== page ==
While it doesn't require as much computing power as proof of work mining, staking is still similar. Validators, like miners, create new cryptocurrencies by verifying transactions. No individual or entity is issuing the tokens as rewards, and the issuance is not recorded on any ledger. So, it is hard to classify staking rewards as income.

Jarretts v. United States

The controversy on when new tokens created from staking become taxable was highlighted in the Jarrett v. United States case. In 2019, Joshua and Jessica Jarrett made 8,876 Tezos tokens (XTZ) as staking rewards. It was worth $9,407 at the time, and they reported it as income and paid taxes on it.

However, they filed an amended tax return in 2020, asking for a tax refund of $3,793. The Jarretts later filed a complaint on May 21, 2021, where they asserted that the new tokens being Jarrett's creation were taxable only at the point of sale.

They argued that tokens earned from their staking enterprise are similar to a cake by a baker and a book by a writer. In the same way, their creation will not be taxed until they sell it; they also staked Tezos tokens on the public blockchain using their computing power.

The U.S. Department of Justice directed the IRS to refund the tax, which amounted to $4,001.83 with interest. The Jarretts rejected the IRS's refund offer, claiming the tax authorities did not give a reason for the refund.

Such a reason would have created a precedent for other individual stakers and staking enterprises in the future. Instead of accepting the refund, they decided to pursue the case in court.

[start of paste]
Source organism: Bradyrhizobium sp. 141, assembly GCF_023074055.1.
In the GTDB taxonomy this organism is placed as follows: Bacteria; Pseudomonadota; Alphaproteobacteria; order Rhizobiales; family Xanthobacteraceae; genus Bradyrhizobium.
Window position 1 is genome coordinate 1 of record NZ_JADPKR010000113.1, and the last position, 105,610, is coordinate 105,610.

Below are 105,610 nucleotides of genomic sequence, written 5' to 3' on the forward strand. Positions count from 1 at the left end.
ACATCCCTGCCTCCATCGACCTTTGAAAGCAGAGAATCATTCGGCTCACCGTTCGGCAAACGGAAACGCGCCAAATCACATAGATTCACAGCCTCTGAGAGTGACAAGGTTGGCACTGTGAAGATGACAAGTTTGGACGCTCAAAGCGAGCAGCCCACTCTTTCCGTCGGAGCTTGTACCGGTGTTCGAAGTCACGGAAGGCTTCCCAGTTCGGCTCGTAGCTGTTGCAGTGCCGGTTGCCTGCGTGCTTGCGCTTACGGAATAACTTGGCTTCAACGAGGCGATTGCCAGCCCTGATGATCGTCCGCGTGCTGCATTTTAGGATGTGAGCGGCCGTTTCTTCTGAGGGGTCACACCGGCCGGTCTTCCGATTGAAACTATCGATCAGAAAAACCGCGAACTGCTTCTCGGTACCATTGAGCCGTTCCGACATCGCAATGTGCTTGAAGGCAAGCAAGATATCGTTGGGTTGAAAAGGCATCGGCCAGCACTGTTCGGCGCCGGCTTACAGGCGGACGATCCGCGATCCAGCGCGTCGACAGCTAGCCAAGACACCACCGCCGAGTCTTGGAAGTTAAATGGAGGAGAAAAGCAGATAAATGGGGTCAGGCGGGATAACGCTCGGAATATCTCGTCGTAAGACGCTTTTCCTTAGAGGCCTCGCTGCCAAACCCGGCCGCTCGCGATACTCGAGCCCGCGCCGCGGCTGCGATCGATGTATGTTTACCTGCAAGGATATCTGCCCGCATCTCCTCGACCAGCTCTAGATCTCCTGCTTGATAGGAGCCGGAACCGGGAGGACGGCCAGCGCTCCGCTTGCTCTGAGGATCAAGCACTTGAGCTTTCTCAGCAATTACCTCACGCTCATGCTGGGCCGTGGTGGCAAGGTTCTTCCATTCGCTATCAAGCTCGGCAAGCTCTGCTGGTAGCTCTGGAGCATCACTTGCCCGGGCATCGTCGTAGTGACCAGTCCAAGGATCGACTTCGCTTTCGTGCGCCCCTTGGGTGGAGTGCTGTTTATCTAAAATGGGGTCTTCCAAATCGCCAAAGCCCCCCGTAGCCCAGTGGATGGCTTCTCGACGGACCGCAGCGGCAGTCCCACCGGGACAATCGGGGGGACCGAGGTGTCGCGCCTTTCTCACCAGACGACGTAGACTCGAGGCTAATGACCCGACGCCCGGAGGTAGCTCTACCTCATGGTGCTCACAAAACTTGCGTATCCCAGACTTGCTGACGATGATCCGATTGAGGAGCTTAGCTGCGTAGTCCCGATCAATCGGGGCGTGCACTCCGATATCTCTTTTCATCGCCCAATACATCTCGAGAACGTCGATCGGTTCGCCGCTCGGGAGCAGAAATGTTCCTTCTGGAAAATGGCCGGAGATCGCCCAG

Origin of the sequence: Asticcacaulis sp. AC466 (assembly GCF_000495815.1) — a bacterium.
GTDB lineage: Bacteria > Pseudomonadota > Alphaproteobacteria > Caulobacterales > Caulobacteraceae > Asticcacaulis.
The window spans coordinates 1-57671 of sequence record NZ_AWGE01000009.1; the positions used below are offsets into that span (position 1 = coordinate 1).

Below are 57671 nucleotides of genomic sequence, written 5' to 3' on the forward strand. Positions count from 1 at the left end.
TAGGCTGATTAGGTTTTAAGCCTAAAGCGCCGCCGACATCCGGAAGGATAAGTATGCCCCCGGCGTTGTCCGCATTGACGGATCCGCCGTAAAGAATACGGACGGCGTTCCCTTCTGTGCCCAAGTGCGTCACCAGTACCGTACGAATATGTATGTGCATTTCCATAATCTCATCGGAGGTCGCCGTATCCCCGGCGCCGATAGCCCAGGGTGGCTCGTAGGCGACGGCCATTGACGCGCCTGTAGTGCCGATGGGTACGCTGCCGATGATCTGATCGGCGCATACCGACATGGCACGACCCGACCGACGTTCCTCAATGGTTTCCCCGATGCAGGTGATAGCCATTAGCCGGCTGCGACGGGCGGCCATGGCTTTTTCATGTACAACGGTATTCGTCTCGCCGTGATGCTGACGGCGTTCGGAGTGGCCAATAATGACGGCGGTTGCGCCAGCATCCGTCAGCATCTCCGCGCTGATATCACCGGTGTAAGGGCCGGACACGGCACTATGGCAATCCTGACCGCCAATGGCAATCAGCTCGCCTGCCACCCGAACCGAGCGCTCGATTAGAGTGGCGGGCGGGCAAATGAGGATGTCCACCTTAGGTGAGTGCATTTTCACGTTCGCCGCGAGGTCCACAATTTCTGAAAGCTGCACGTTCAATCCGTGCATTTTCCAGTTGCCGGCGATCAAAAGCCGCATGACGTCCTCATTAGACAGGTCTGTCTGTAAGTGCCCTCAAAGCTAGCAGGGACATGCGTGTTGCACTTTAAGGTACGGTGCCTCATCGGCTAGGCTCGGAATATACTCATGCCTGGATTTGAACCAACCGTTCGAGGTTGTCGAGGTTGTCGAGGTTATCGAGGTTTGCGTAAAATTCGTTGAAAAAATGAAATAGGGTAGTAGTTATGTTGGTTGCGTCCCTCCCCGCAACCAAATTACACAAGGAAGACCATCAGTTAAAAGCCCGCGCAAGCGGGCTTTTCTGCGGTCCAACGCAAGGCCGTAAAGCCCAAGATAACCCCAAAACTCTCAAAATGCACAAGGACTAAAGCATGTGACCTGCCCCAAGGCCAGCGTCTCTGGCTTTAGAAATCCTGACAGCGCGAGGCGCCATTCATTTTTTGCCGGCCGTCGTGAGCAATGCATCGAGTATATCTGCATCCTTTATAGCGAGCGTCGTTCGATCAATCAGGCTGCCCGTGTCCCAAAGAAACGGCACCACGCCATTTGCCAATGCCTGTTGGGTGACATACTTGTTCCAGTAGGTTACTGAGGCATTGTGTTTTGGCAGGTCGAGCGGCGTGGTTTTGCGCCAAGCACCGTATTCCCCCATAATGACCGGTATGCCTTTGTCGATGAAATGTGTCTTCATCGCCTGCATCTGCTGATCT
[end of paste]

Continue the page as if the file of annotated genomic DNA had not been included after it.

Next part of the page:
The case has generated widespread interest for obvious reasons. It shows taxpayers' need for clear guidance on the tax treatment of staking rewards. The move by the IRS to settle the case also raises the possibility that the Jarretts might have had a chance of setting a precedent.

So far, the DOJ has filed a motion to dismiss in February 2022 on mootness grounds, stating that there is no issue remaining to settle. The case shows the possibility of taxing tokens earned from staking after the sale. The case is in the United States District Court for the Middle District of Tennessee, and the court has set the bench trial for March 2023.

Until the court decides on the case or the IRS issues further guidance, the general tax reporting requirement for your staking income is to file for taxes at the time of receipt.

Staking Rules in Europe

Unlike the U.S., the European Union already has a law on cryptocurrency. The Markets in Crypto-Assets (MiCA) regulation is set to become effective in 2024, and it will cover several aspects of cryptocurrency, including crypto mining. But the law does not make any provision for crypto staking.

This means that staking in Europe is the same as in the US. It is neither prohibited nor permitted. However, there might be concrete laws on crypto staking soon.

European Central Bank President Christine Lagarde recently discussed the need to regulate staking. She recommended a follow-up to MiCA to focus on regulating crypto asset staking and lending.

Crypto Staking Regulations and Taxation of Staking Rewards in Australia

Australia does not have any laws on crypto mining or staking. Financial regulators in the country have adopted a non-interventionist approach toward the industry. However, the government treats cryptocurrency as property and taxes it.

Virtual currencies in Australia are subject to capital gains tax. According to the Australian Taxation Office, staking tokens is similar to earning ordinary income.

Thus, stakers have to pay tax on the money value of the tokens at the time of receipt. Crypto stakers in that country must then add the staking reward money value to their other sources of income and pay ordinary income tax on it.

Crypto traders who decide to sell their staking rewards trigger a capital gains event. In such situations, traders must pay capital gains tax on the profit from selling the staking rewards.